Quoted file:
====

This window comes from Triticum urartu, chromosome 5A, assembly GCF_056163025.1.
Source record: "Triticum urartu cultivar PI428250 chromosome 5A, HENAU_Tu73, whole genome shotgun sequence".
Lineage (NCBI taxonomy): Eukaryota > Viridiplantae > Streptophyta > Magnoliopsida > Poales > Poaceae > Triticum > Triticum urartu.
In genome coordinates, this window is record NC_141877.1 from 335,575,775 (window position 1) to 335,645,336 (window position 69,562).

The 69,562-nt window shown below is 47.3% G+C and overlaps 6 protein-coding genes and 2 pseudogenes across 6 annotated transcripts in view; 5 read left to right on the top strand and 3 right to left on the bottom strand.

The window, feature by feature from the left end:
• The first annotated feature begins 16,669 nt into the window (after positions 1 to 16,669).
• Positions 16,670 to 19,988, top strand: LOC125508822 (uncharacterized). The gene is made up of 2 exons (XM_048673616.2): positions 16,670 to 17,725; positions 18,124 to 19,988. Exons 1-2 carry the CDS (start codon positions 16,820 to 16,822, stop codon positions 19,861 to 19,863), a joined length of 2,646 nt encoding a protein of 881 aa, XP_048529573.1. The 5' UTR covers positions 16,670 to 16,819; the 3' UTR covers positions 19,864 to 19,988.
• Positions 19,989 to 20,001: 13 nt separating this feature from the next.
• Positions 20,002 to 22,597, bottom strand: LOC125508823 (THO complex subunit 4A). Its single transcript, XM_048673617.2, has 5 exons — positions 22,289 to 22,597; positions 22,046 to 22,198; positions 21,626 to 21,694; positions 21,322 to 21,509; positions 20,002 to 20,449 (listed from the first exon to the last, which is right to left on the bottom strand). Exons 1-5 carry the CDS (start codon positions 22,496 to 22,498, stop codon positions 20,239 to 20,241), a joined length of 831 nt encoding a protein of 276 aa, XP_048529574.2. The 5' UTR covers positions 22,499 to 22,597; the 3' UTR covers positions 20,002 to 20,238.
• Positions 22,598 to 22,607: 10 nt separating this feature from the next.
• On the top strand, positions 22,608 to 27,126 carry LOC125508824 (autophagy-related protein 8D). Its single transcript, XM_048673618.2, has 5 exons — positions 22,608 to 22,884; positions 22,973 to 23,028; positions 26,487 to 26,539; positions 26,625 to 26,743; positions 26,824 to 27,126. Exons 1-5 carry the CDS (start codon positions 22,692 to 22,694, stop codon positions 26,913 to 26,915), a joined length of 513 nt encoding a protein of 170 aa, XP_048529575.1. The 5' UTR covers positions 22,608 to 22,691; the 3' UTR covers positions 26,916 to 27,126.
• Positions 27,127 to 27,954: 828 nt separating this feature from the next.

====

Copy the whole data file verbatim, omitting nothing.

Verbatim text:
This window comes from Triticum urartu, chromosome 5A, assembly GCF_056163025.1.
Source record: "Triticum urartu cultivar PI428250 chromosome 5A, HENAU_Tu73, whole genome shotgun sequence".
Lineage (NCBI taxonomy): Eukaryota > Viridiplantae > Streptophyta > Magnoliopsida > Poales > Poaceae > Triticum > Triticum urartu.
In genome coordinates, this window is record NC_141877.1 from 335,575,775 (window position 1) to 335,645,336 (window position 69,562).

The 69,562-nt window shown below is 47.3% G+C and overlaps 6 protein-coding genes and 2 pseudogenes across 6 annotated transcripts in view; 5 read left to right on the top strand and 3 right to left on the bottom strand.

The window, feature by feature from the left end:
• The first annotated feature begins 16,669 nt into the window (after positions 1 to 16,669).
• Positions 16,670 to 19,988, top strand: LOC125508822 (uncharacterized). The gene is made up of 2 exons (XM_048673616.2): positions 16,670 to 17,725; positions 18,124 to 19,988. Exons 1-2 carry the CDS (start codon positions 16,820 to 16,822, stop codon positions 19,861 to 19,863), a joined length of 2,646 nt encoding a protein of 881 aa, XP_048529573.1. The 5' UTR covers positions 16,670 to 16,819; the 3' UTR covers positions 19,864 to 19,988.
• Positions 19,989 to 20,001: 13 nt separating this feature from the next.
• Positions 20,002 to 22,597, bottom strand: LOC125508823 (THO complex subunit 4A). Its single transcript, XM_048673617.2, has 5 exons — positions 22,289 to 22,597; positions 22,046 to 22,198; positions 21,626 to 21,694; positions 21,322 to 21,509; positions 20,002 to 20,449 (listed from the first exon to the last, which is right to left on the bottom strand). Exons 1-5 carry the CDS (start codon positions 22,496 to 22,498, stop codon positions 20,239 to 20,241), a joined length of 831 nt encoding a protein of 276 aa, XP_048529574.2. The 5' UTR covers positions 22,499 to 22,597; the 3' UTR covers positions 20,002 to 20,238.
• Positions 22,598 to 22,607: 10 nt separating this feature from the next.
• On the top strand, positions 22,608 to 27,126 carry LOC125508824 (autophagy-related protein 8D). Its single transcript, XM_048673618.2, has 5 exons — positions 22,608 to 22,884; positions 22,973 to 23,028; positions 26,487 to 26,539; positions 26,625 to 26,743; positions 26,824 to 27,126. Exons 1-5 carry the CDS (start codon positions 22,692 to 22,694, stop codon positions 26,913 to 26,915), a joined length of 513 nt encoding a protein of 170 aa, XP_048529575.1. The 5' UTR covers positions 22,608 to 22,691; the 3' UTR covers positions 26,916 to 27,126.
• Positions 27,127 to 27,954: 828 nt separating this feature from the next.